In this cohort, the presence of t(4;14) was not associated with statistically significant differences in any of the baseline patient factors examined—age, sex, clinical isotype, Durie-Salmon stage, β2-microglobulin, lactate dehydrogenase (LDH), albumin, serum creatinine, calcium, hemoglobin, serum or urine monoclonal protein level, percentage plasma cells (PCs) in the BM, circulating PCs on PB smears, lytic bone disease, and use of high-dose chemotherapy. A trend toward increased proteinuria in t(4;14)+ patients was suggested by the data (Table 2), but this did not reach statistical significance (P = .06) and was based on small patient numbers.

IgH-MMSET transcript may be associated with poor response to first-line systemic therapy

One hundred thirty-five patients had sufficient data to be analyzed retrospectively for response to first-line therapy. A response was defined according to the National Cancer Institute of Canada Clinical Trials Group criteria.35 The main reasons for exclusion included too few courses of therapy or insufficient data found on the retrospective chart review. Of the 135 patients, 11 of 20 (55%) t(4;14)+ responded compared with 89 of 115 (78%) t(4;14) patients (P = .05). This trend toward reduced response to therapy in t(4;14)+ patients was seen in all treatment subgroups, but the subgroups were too small to reach statistical significance.

IgH-MMSET transcript is associated with poor overall survival

The median survival from the date of diagnosis in the 31 MM patients with t(4;14), as detected by RT-PCR, was 644 days. The median survival for the 177 patients with a negative RT-PCR result is projected to be 1288 days (Figure 3). The actual median survival for this group has not yet been reached. The difference in survival between the 2 groups is statistically significant (hazard ratio [HR], 2.0; 95% confidence interval [CI], 1.4-2.6; P = .006).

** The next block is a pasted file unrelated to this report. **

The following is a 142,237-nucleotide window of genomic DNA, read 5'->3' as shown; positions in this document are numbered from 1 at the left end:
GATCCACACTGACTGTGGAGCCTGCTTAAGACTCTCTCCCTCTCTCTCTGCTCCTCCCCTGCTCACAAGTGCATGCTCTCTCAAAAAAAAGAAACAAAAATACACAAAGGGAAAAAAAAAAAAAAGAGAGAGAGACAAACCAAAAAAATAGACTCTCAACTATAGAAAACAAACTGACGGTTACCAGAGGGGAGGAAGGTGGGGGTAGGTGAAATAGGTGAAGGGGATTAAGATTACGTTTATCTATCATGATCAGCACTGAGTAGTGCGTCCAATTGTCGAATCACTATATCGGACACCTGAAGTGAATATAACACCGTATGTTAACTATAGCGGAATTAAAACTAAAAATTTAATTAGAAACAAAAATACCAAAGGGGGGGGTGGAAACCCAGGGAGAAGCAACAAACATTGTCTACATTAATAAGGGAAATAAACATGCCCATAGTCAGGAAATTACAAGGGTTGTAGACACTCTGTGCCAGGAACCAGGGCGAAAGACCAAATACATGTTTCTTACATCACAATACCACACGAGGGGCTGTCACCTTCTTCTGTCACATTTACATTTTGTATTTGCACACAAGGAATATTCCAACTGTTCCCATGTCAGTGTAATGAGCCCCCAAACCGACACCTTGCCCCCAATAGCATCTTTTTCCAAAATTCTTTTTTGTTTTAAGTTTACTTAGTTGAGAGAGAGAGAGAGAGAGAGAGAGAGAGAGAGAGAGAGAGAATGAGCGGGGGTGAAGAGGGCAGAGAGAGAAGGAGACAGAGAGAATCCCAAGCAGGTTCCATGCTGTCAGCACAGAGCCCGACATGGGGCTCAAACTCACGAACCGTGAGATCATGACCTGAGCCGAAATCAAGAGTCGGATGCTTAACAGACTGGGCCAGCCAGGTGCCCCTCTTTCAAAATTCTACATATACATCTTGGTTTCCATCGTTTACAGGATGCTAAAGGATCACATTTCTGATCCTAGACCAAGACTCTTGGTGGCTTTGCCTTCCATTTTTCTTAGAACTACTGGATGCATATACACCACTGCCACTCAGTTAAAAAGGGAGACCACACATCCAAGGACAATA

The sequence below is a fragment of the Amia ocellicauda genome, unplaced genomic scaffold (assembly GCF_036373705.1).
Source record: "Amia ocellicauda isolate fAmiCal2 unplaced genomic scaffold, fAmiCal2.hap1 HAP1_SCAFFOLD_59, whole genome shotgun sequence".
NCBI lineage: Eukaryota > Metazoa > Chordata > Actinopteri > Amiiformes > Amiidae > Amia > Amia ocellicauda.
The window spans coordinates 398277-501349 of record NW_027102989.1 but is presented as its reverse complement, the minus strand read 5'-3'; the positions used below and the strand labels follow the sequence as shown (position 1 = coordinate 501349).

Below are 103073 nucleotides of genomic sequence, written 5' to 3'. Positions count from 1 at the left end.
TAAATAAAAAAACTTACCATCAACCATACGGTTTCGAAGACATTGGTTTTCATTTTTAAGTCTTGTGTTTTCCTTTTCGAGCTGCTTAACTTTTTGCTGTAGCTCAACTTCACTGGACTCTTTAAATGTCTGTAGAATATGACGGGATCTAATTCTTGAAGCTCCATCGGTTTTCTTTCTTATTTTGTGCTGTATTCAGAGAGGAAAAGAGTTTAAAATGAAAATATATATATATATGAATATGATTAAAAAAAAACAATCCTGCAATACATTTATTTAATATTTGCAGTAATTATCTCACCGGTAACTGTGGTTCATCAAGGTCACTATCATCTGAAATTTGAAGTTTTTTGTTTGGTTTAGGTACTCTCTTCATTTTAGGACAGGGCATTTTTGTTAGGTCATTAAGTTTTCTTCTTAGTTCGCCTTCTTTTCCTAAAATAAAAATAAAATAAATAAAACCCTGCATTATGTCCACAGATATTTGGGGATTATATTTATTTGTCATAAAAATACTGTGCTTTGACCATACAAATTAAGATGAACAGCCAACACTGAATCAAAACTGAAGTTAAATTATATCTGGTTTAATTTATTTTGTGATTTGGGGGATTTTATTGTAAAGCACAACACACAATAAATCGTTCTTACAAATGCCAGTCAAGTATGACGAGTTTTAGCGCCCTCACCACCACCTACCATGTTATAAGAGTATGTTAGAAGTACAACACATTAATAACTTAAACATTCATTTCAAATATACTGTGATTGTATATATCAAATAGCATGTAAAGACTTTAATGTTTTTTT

Fig. 2.

Representative gel from 11 t(4;14)+patients.

(A) Representative gel of 11 t(4;14)+ patients, with various breakpoints, detected by a JH-ms6r assay. Lane B, negative control. (B) Representative gel of the same 11 patients detected by an Ιμ1-ms6r assay; lane B, negative control. (C) cDNA integrity tests with β2-M primers on the 11 patient samples; lane B, negative control.

Fig. 3.

Kaplan-Meier overall survival plot for patient cohort.

Dotted line indicates data for 31 t(4;14)+ patients with a median survival of 644 days; solid line indicates data for 177 t(4;14) patients with a projected median survival of 1288 days. Log rank test results: HR, 2.0; 95% CI, 1.4-2.6;P = .006.

We used a Cox model to adjust the relationship between t(4;14) and survival for baseline patient characteristics and for the type of therapy received (eg, standard-dose vs high-dose chemotherapy). Significant predictors of survival in the model included t(4;14) status (P = .002), age (P = .02), β2-microglobulin level (P < .0001), BM plasmacytosis (P = .01), and high-dose chemotherapy (P < .001). The adjusted hazard ratio in t(4;14)+ patients was 2.6 (95% CI, 1.4-4.8).

This study was population based, and was composed of a diverse array of patients treated with a variety of therapies. In addition, not all patients provided samples at the time of diagnosis, and it was assumed, based on our longitudinal analysis below, that t(4;14) status does not change with time. However, the adverse prognostic effect of t(4;14) was significant even in the subset of 137 patients who provided a diagnostic sample (P = .01), even after adjusting for other prognostic factors such as high-dose chemotherapy in a Cox model. Furthermore, the adverse prognostic effect is maintained in the subgroup of 112 patients who received conventional chemotherapy (P = .01).